For many students, preparation for a standardized test is best done under the guidance of a test prep expert. Other students, however, may be able to walk this road alone. 

If you have the time, discipline, and motivation to self-study for a test, by all means, do so! At the very worst, you can always reach out to a test prep expert or tutor when you hit a roadblock. Read on for our step-by-step guide on how to prepare effectively on your own.

The first step, no matter what kind of standardized test you are about to take, is always the same: 

1.Take an official practice test

Follow the appropriate link below to access a free practice exam from the test maker’s website:

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Take this practice test as seriously as possible. Time yourself and take the test in a quiet area with no distractions. A realistic test experience will yield results that will be extremely helpful for planning your studies as well as a benchmark for measuring your progress. You’ll also get the invaluable benefit of experiencing the length and format of the test; these are often stumbling blocks not related to your knowledge of test content. 

Note: For tests in the computer-adaptive format, we recommend taking a paper version of the test first to assess your content needs. Eventually, you will take a computerized version of the test (GMAT, GRE) to familiarize yourself with this format, but it’s most helpful to focus on content issues first.

2. Determine your target score

Based on your initial practice test and the requirements of the schools or programs you wish to apply to, set a realistic score goal. Remember, score increases are difficult to achieve. Going from a mid-range to a high score can be challenging, but not impossible. However, don’t expect to go from a low score to a perfect one without an incredible amount of work over a long period of time.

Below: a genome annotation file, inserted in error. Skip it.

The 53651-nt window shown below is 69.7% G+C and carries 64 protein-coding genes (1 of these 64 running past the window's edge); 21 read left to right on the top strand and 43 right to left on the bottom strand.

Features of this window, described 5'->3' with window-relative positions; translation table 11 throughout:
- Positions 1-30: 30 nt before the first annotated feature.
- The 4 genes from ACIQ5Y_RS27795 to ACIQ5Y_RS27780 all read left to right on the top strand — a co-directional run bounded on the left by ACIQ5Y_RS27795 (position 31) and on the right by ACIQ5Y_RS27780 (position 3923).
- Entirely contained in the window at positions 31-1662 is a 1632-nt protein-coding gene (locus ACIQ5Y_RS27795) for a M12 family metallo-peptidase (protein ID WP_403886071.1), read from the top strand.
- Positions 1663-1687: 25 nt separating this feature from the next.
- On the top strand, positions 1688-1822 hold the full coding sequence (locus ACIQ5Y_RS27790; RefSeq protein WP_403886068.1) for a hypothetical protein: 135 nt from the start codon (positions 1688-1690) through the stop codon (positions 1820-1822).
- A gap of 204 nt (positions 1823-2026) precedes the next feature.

3. devise a study plan.

Invest some time up front in setting a smart schedule for yourself, and you’ll find the rest of the process will go much easier. Analyze your initial practice test results to identify your strengths and weaknesses in terms of content (do I consistently miss algebra or vocabulary questions?) and test format (are diagrams or sentence completions tripping me up?). Assess whether you have anxiety or timing issues, as well. Based on the patterns you find, put together a comprehensive curriculum that integrates a review of the topics you need to know for the test, skill practice, individual test-question practice, and full practice tests. Each of the test makers provides instruction and review for its tests and releases official practice materials. We recommend using these materials in self-study, as they will give you a realistic projection of your performance on test day.

Schedule out your review of the various test topics at a reasonable pace, and try to take a full practice exam at least once a month while studying. Be prepared to do a full test every week in the month before your test. 

The planning stage may be where you spend an hour or two with a tutor or friend who has already successfully taken the exam. A little help here can make your whole experience much more effective. 

4. execute your plan

Stick to your schedule and stay disciplined! After each practice test you do, re-evaluate your study plan to account for things you’ve mastered or new problem spots that crop up.